calculating a vehicles amperage needs

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calculating a vehicles amperage needs

Post #1 by sdiesel » Mon Nov 05, 2018 12:15 pm

how do we calculate these numbers to get an alternator output that corresponds to the need?
the simple answer is to just overkill.
yea, thats cool, go with a 3G and have done with the issue.

here is the gambit. i want to use a hitachi alternator for its hydraulic pump attachment. this pump will be dedicated to running a hydraulic cooling fan-eliminating another need for electricity, wiring, failure and so on.

i can manipulate pulley size to get greater amp charge at idle. but total need must be factored to be sure my alt can keep up.
the Hitachi is an 70 amp model and cannot be modified for greater output.

Also will going to dual batteries increases amperage or just amperage capacity. going to a 4d dozer battery will that help also?
the answer to this is yes. larger capacity allows a longer discharge to empty, A plodding steady low amp alternator will catch up the amp draw in time,during run time.
Another consideration is the heat factor. Higher amp alternators will have a shorter life span, if worked hard to restore charge to small capacity reservoirs. they have a duty cycle which is less than that of a 70 amp alternator. they generate more heat thus are at risk of failure sooner. the smaller alts, will keep charging through thick and thin.

our 6 cylinder engines do not help this by locating the alt directly above the exhaust manifold.
cooling must be considered in the build up of a charging system.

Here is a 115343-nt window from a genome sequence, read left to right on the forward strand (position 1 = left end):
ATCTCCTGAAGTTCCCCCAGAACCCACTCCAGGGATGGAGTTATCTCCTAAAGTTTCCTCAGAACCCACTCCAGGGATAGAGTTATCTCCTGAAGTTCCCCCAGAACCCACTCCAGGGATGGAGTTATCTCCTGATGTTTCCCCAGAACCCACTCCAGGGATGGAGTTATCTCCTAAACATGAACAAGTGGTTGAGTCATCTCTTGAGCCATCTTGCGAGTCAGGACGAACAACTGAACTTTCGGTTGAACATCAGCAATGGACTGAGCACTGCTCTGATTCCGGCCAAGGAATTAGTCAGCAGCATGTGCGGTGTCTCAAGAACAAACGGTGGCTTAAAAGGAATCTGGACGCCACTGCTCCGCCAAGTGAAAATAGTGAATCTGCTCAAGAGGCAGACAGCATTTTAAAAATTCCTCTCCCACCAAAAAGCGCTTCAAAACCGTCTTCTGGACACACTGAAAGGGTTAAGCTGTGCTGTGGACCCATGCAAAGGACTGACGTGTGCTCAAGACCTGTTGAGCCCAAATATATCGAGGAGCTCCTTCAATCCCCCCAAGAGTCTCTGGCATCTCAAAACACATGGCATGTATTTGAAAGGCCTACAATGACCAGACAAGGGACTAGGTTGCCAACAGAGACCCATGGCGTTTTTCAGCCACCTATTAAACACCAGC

so the upshot seems to be according to my research
A small amp reliable alternator is just as useful, and in many cases more useful than a high amp output alternator IF, you have the capacity to store the charge.
small capacity?, bigger alternator. as the discharge will get ahead of the alternators charging capacity when there is heavy draw on the system.
A smaller capacity alternator also is less parasitic draw on the system.
Heat needs to be mitigated.

What size wire??
hmmmm dunno.
Voltage drop and correctly wired electrical systems will relieve pressure on the charging system also.
many comments on how the headlights perked up when the alternator was upgraded. this is likely due to the alt pushing higher charge through substandard wiring. open up that conduit and even the earlier alternator would likely have sufficiently brightened the headlights.
Remember car makers build a car to make a profit, they dont have to drive the damn thing on a rainy night...

imagine on this work truck: 5 aux lights at about 6 amps each, 2 headlights, heater, winch, ignition (HEI, duraspark TFI coil). which needs 12v all the time.

this disjointed verse, is my discoverie at the time, on the subject. Can anyone with more knowledge help me out here and correct me or add to this (or take away if im wrong).?

a long love affair with the 300 six.
my lastest and final fling is a fresh 300 in an 88 ford f350 dually 4X flatbed

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Re: calculating a vehicles amperage needs

Post #2 by pmuller9 » Sat Nov 17, 2018 1:21 am

A larger alternator has less internal resistance than a smaller output alternator and thereby generates less heat for a given load current.
Technically speaking the larger alternator has less "I squared R" loss.

The second problem occurs when a large capacity battery system is allowed to discharge to a low level and the charging system now has to handle very large charging rates.
The smaller alternator will run hotter.

I had a case where I changed the wire from the alternator to the two large batteries in the rear of the vehicle to a 6 gauge cable.
He never had problem with the charging system until the one day the batteries were low and after the car was jumped started there was that wonderful smell of hot insulation.

Some 300 sixes had the alternator mounted on the drivers side.

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